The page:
The Department of Homeland Security’s Office of Inspector General found that some of the $110 million from the American Rescue Plan for migrants encountered at the southern border was misspent by nonprofits.
In some cases, it was given to illegal immigrants who had evaded Border Patrol.
The report outlines how the Federal Emergency Management Agency (FEMA) awarded $110 million in humanitarian relief funds appropriated under ARPA to “provide services to families and individuals encountered by DHS in communities most impacted by the humanitarian crisis at the Southwest border.”
As of the time of the audit, $80 million had been awarded to 25 organizations in border states, and the IG reviewed $12.9 million in spending.
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The office found that the money was not always used consistently with guidelines, that organizations did not provide required receipts and documentation and that some did not provide supporting documentation for those to whom it gave services. It determined that 18 groups that received $66 million in funding did not always comply with funding and application guidance.
Organizations were required to maintain documents related to costs, migrants served each day, expenses incurred and proof of payment for purchases. In one sample, the IG said 58% of the amount reviewed was missing documentation.
Additionally, it determined some of those migrants did not have a DHS encounter record, meaning they were “gotaway” illegal immigrants who had evaded Border Patrol agents instead of turning themselves in after crossing illegally.
The IG said that of the 824 names it tested as a sample, 197, or 24%, were ineligible to receive humanitarian services, and 154 did not have an encounter record.
“These issues occurred because FEMA did not provide sufficient oversight of the funds and instead relied on local boards and fiscal agents to enforce the funding and application guidance,” the report said. “As a result, FEMA, as the National Board Chair, cannot ensure the humanitarian relief funds were used as intended by the funding and application guidance.”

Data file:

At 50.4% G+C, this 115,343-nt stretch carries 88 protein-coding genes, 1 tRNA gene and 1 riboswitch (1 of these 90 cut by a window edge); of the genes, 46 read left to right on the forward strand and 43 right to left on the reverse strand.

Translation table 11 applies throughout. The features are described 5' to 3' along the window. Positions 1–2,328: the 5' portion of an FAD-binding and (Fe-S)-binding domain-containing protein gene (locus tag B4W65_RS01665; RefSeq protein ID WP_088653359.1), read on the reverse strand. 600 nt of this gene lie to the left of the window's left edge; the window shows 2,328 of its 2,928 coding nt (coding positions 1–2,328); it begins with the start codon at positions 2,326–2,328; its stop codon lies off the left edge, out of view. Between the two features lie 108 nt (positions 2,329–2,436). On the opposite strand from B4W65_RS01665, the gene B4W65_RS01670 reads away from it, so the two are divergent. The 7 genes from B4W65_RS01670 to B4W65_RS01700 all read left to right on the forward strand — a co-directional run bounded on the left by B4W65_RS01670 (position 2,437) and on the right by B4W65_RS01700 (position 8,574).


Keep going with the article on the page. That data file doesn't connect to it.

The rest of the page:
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Multiple Republican lawmakers have raised concerns about the use of non-governmental organizations at the border, suggesting such groups are misspending money and are encouraging or facilitating illegal immigration.
Amid a historic migrant crisis that has overwhelmed authorities and saw more than 2.3 million encounters in fiscal year 2022 alone, migrants are frequently processed and then released and handed over to NGOs who will provide care, services and transportation.
In its report, the IG warned that, without additional oversight, organizations may “continue to use the funds for services without providing the required supporting documentation for reimbursement, increasing the risk of misuse of funds and fraud.”
It made two recommendations related to increasing oversight and implementing oversight measures for future appropriations. FEMA concurred with the recommendations and said it has since issued guidance to crack down on reimbursements of unsupported costs.
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In a response to the OIG, the agency said it has also instituted quarterly reporting to “provide more oversight and updates on how funds were spent, thus reducing risk and increasing transparency.”
It is also creating funding request templates, providing additional requirements for definition and clarity on funding guidance and creating a method for random site visits to organizations in addition to other policy moves to verify funds are used as intended. Those moves are due to be completed by June 30.